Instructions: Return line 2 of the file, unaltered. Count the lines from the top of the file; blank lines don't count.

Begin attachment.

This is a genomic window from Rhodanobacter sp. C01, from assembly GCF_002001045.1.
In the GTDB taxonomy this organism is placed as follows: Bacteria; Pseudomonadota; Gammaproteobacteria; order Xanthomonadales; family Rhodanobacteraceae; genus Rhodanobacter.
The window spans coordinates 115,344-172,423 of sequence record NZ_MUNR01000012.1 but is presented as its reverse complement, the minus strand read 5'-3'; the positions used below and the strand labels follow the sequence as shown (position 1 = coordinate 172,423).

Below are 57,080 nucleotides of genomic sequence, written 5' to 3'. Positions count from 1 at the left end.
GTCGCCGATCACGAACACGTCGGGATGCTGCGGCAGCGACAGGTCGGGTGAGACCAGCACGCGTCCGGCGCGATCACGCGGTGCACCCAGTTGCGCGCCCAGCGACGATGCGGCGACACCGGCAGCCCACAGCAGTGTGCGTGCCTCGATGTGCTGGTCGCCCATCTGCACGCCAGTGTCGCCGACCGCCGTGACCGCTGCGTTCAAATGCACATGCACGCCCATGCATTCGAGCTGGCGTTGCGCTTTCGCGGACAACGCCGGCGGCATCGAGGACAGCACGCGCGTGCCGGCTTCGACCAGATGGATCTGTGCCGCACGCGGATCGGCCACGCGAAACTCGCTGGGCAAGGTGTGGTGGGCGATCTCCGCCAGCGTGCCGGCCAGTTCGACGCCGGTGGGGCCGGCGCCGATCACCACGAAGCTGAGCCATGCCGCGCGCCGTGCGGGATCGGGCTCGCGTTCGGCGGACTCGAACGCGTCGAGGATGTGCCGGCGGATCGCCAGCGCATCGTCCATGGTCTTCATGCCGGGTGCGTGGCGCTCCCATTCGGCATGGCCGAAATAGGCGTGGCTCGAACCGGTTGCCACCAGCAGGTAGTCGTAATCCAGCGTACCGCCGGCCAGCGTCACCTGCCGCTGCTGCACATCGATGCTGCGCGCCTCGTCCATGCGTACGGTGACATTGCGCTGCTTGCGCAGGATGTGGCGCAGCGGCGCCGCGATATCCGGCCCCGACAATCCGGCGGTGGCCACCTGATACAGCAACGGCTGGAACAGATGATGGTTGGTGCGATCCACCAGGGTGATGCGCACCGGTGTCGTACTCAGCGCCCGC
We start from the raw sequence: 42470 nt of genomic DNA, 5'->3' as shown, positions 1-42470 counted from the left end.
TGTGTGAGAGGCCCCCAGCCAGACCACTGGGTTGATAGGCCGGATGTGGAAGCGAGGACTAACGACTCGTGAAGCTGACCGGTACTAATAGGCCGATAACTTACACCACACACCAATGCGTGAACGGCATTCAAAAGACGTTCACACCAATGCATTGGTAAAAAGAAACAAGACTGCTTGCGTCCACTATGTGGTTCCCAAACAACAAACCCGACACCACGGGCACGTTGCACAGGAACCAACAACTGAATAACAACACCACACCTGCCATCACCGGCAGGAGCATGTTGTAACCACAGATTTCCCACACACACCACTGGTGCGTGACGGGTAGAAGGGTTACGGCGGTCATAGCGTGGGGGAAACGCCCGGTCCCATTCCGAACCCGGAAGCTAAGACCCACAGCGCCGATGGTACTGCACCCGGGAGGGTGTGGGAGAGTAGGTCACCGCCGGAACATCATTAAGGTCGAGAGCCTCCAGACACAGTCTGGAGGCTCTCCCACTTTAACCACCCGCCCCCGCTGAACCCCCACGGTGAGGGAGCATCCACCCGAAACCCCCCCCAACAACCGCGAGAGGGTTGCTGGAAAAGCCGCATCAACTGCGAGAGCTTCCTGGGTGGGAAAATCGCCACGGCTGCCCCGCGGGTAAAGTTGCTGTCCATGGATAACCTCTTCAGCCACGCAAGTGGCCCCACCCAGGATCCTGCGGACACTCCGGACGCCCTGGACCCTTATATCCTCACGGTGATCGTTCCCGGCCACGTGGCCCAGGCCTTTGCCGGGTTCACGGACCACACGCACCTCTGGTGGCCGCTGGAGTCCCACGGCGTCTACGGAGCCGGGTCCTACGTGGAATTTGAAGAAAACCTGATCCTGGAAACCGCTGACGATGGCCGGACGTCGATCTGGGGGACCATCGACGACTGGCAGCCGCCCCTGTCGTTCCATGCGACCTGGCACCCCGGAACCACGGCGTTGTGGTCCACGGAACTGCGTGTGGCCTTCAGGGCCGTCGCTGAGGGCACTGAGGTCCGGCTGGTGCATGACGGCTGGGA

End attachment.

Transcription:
In the GTDB taxonomy this organism is placed as follows: Bacteria; Pseudomonadota; Gammaproteobacteria; order Xanthomonadales; family Rhodanobacteraceae; genus Rhodanobacter.